Bimbo’s 365 Club, San Francisco
October 6, 2023
Photos by Raven Divito
When I first saw that The Pretenders were playing Bimbo’s 365 Club in San Francisco, I thought that there must be some kind of typo on the venue’s website. The band, fronted by the legendary Chrissie Hynde, recently released their twelfth studio album, Relentless, last month, and supported its release with a string of truly intimate shows throughout California, with the show in San Francisco being the last one.
At 8:30 the band came onstage to a rapturous applause, the show having been sold out almost immediately after tickets went on sale. But then once the applause died down, the cellphones came up. Tearing into the opening song on Relentless, “Losing My Sense Of Taste,” Chrissie seemed to have one thing in mind: having the crowd put their phones down. During every instrumental section of the song she stood at the front of the stage, making eye contact with the various offenders in the audience, and mouthed at them to put their phones away. Once the song was over she took to the microphone to proclaim, “You can take your cellphones and shove them up your fucking ass.”
The proclamation set the stage for the rest of the show. Instead of relying on past hits to get the audience excited, over half of the band’s main set was comprised of material from their newest album, as well as 2020’s Hate For Sale. The songs were mostly uptempo, with lead guitarist James Walbourne shredding relentlessly during the climax of nearly every song that the band played. When the band did play an older song from their back catalogue in the first half of the show, they stuck to their more aggressive material, like “The Adultress” and “Time The Avenger,” the latter of which still saw Walbourne wailing away throughout it. The current lineup of the band truly does add new levels of grit and aggression to the band’s material.
One thing that has stayed a constant, though, is Chrissie Hynde’s voice. At 72 years old, she sang songs like “Downtown (Akron)” and “Thumbelina” with the exact same voice and cadence that she had when the songs were originally recorded. While other bands that have been together for years have had to slow down the tempo of their songs as they perform them in recent years (I’m looking at you, Nick Cave and the Bad Seeds), Hynde had no problem singing at the original tempo of the songs that she had written over the years.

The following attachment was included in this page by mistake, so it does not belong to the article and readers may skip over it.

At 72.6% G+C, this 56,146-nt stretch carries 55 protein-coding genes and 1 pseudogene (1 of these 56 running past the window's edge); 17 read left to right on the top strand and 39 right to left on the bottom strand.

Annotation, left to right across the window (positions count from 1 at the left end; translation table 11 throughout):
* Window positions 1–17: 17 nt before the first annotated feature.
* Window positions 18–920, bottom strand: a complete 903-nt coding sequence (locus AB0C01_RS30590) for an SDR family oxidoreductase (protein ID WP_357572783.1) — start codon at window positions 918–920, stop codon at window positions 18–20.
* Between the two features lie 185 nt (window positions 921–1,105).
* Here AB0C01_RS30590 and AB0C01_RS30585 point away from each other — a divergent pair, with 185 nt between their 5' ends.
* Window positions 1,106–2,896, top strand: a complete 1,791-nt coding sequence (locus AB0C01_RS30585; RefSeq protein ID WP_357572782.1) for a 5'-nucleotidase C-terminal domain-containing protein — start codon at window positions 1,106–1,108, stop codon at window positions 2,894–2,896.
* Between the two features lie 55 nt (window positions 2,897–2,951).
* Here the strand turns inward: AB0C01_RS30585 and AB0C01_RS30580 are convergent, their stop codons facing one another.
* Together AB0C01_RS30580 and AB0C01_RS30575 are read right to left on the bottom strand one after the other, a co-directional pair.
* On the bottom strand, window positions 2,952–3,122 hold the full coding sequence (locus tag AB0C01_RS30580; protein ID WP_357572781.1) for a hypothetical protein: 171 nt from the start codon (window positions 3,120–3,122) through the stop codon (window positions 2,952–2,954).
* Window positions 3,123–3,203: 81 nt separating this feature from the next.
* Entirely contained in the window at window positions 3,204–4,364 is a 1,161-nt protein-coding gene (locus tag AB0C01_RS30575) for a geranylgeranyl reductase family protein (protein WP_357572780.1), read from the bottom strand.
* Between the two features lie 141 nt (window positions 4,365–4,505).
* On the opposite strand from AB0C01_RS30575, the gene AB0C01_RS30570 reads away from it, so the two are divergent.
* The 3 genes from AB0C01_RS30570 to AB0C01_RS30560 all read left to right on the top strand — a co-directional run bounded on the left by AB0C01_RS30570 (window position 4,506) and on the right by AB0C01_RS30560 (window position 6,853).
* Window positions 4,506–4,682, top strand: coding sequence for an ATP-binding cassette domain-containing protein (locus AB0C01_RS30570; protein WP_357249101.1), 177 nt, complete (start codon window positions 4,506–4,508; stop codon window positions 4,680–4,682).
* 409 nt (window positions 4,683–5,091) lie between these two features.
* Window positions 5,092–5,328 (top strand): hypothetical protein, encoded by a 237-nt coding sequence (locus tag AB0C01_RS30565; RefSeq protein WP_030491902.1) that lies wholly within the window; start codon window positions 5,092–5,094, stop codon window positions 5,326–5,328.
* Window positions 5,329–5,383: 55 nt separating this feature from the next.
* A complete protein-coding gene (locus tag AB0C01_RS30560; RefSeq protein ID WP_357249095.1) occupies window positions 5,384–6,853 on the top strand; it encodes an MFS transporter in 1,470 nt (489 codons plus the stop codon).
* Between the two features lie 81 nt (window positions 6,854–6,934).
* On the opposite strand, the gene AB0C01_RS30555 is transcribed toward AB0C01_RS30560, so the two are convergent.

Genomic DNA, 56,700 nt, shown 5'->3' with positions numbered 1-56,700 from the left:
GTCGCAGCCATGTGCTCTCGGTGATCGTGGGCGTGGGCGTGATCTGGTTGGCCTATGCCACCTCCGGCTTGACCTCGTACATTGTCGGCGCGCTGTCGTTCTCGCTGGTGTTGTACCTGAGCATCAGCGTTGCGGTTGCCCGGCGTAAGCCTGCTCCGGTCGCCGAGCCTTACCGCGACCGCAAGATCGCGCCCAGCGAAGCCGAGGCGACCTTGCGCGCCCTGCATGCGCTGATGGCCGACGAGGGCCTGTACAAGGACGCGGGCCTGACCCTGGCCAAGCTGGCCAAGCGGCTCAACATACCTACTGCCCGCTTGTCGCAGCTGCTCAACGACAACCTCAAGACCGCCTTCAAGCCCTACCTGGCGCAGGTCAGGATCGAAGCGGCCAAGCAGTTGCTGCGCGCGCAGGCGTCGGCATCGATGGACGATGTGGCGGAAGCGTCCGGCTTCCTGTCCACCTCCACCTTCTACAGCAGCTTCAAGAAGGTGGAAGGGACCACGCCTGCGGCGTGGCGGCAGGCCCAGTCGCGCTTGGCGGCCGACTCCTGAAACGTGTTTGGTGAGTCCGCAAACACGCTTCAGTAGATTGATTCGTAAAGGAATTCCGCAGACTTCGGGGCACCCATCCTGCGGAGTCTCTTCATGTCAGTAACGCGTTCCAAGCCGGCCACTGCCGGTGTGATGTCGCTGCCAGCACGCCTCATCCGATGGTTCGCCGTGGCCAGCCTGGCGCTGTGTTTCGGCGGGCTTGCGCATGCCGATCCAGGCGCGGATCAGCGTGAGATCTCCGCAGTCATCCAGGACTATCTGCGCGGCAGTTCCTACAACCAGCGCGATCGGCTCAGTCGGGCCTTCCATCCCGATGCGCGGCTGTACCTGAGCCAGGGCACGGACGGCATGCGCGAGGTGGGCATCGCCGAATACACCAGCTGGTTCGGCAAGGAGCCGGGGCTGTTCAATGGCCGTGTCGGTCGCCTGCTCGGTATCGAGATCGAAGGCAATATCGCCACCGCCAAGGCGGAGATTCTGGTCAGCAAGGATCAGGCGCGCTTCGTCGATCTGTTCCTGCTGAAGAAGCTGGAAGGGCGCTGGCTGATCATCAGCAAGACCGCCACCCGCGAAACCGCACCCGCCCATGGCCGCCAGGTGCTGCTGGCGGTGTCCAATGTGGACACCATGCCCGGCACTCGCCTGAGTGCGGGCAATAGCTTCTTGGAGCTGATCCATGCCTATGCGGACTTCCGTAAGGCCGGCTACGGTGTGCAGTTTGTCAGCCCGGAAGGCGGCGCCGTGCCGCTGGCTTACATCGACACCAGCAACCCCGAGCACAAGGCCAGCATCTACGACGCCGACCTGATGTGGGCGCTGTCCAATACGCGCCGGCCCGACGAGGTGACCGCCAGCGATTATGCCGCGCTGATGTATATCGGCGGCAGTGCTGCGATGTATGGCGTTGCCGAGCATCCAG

One thing that did irk me a bit was the audience’s seeming annoyance at the lack of any “hits” during the Pretenders’ main set. Personally, I loved seeing the band playing whatever they wanted to. This was an intimate show for true fans of the band, not just the casual listener. Instead of closing out their main set with something like “Talk Of The Town” or “Message Of Love,” the band went with one of the hardest-hitting songs from Hate For Sale, “Junkie Walk.” Leaving the audience wanting more with the line, “Don’t you fret or deny, every junkie has to die,” felt like the most dramatic way that the band could end the main part of their set.
After an incredibly short encore break, the band returned to the stage. “I know I said we wouldn’t play any hits, but unfortunately now’s the part where we have to,” Hynde said to the crowd before the opening guitar lick of “Back On The Chain Gang” cut through the crowd’s applause. Following that, the band played their biggest hit, “Don’t Get Me Wrong,” during which Chrissie brought up a woman from the front row to sing with her and dance onstage, a giant smile on the singer’s face the entire time. A one-two punch of my two favorite songs from the band’s self-titled debut closed out the show: “Precious” and “Tattooed Love Boys,” the latter of which was the song that introduced me to the band. Once the song concluded, there was no bowing from the band and no showboating. Hynde uttered a short “Thank you,” the band walked offstage, and the house lights came on. From the beginning of the show until the end, Chrissie Hynde’s punk roots were on full display, and I’ll be surprised if I’m ever able to see The Pretenders in such an intimate setting ever again.